It was charming stuff. Each side gave the other a chance, they played it hard but not too hard; they were using the match for practice, but they entertained.
Here, almost to perfection, was the picture of the game as it has been painted down the long years to new students. Unfortunately, New Road was half-full, as it were, of empty seats. The FA Cup final was given as the reason. Maybe, maybe not, but here was the third best or perhaps the second best side in the world containing its greatest fast bowler in Allan Donald. It should be a privilege to see them, whatever the delights of Arsenal and Newcastle.
True, neither the team nor the bowler in question quite lifted the quality of their game to its fullest height. That was not the object of the exercise.
South Africa batted on in the morning and left Worcester 279 to win in 62 overs. This is the sort of target that, in one-day cricket with fielding restrictions and Duckworth-Lewis tables both applying, would be greeted with expectation rather than hope. As it was, it was still tantalising. The new sponsors, Vodafone, have put up an pounds 11,000 match prize for counties beating the tourists this season. Even in these days of increasing wages for cricketers it encourages runs chases - and Worcester chased.
To reach this stage there had been a deal of handsome cricket in the morning. Jacques Kallis duly completed his second half- century of the match; it will not be his last of the summer. He learned much at Middlesex last season under the tutelage of Mike Gatting. Having previously played league cricket in the Midlands, a season in the County Championship in the same side as one so experienced probably completed his education on English pitches. Since he was and is an England selector, one hopes that Gatting did not perform this function with too much attention to detail. We will know by August.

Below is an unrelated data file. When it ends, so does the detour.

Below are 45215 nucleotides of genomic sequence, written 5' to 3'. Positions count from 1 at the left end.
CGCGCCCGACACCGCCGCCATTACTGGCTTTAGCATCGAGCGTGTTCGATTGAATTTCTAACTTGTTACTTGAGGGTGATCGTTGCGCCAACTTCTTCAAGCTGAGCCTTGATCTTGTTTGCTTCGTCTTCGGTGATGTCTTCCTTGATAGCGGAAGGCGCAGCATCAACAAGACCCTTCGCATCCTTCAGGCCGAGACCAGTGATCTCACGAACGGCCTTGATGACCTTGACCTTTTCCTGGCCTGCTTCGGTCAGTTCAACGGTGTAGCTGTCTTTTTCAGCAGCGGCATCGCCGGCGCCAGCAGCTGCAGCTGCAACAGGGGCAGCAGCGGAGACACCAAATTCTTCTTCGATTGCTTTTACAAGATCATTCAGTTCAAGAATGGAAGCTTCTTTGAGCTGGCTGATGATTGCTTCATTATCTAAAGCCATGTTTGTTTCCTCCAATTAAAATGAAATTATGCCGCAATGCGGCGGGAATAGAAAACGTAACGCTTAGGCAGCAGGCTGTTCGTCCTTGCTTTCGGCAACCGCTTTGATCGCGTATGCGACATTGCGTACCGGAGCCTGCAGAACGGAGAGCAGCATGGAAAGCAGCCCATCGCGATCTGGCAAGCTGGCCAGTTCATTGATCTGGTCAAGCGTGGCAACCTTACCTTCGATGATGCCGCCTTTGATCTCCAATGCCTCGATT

Kallis had made 74 from 160 balls before he pushed at Stuart Lampitt and was caught low by Graeme Hick at slip. A regulation edge, a regulation catch for a sound close fielder who had already snaffled Jonty Rhodes by diving to his left to give Phil Newport his third wicket of the innings.
What a splendid spell Newport bowled. Any talk of custom and tradition here would have had to embrace him. He is a top-grade English seamer, perhaps at his best during the early months but always irritatingly accurate and able to make the ball go both ways. Daryll Cullinan discovered the latter point to his cost when he was done by the in- swinger, while Rhodes got the one going the other way.
Newport was a real handful. Perhaps just short of the pace to be truly of the highest class, he is still of the type who prompts the comment, each time he comes on, that all English counties used to have someone like him. It is hackneyed, but true.
Newport finished with 3 for 30 off 16 overs and the South Africans knew they had been in a game. After he departed the attack the tourists finished their innings with a flourish. Lance Klusener came with the reputation of a left-hander who gave the ball a mighty whack and cemented it - but perhaps Mark Boucher's innings was of more long-term significance. Busy rather than elegant, he announced himself with a pull for four in front of square leg. It was an audacious shot, and no doubt the forerunner of many to come over the next decade or so.
Boucher has taken over as wicketkeeper from the long-serving Dave Richardson in the South African side and, considering he is only 21, all manner of records could fall to him.
Come the declaration shortly after lunch, Worcester's opening pair all but dismantled Donald. This thrilled the spectators but should not be taken as an augury. The great bowler, if not quite going through the motions, was in the process of ensuring all his working parts were in order and, if he has not achieved that objective by the one-day internationals this week, he will surely have done so when the Test matches begin. Still, it remains a sterling sight to witness the world's finest being despatched to all parts by young Englishmen.
Phil Weston and Vikram Solanki, a player now probably becoming anxious about fulfilling his potential, played an array of strokes which consistently beat the field. Solanki was lbw, barely getting forward to Hansie Cronje after the new ball had been seen off. That appeared to be the end of the fireworks despite the entry of Hick.
Thus, a draw, albeit a pleasant one, loomed and the sponsors' cash was safe. It had been 38 years since the South Africans had been here amid trees, beneath the cathedral. If it is to be another 38, how many will there be to see it in 2036?Reuse content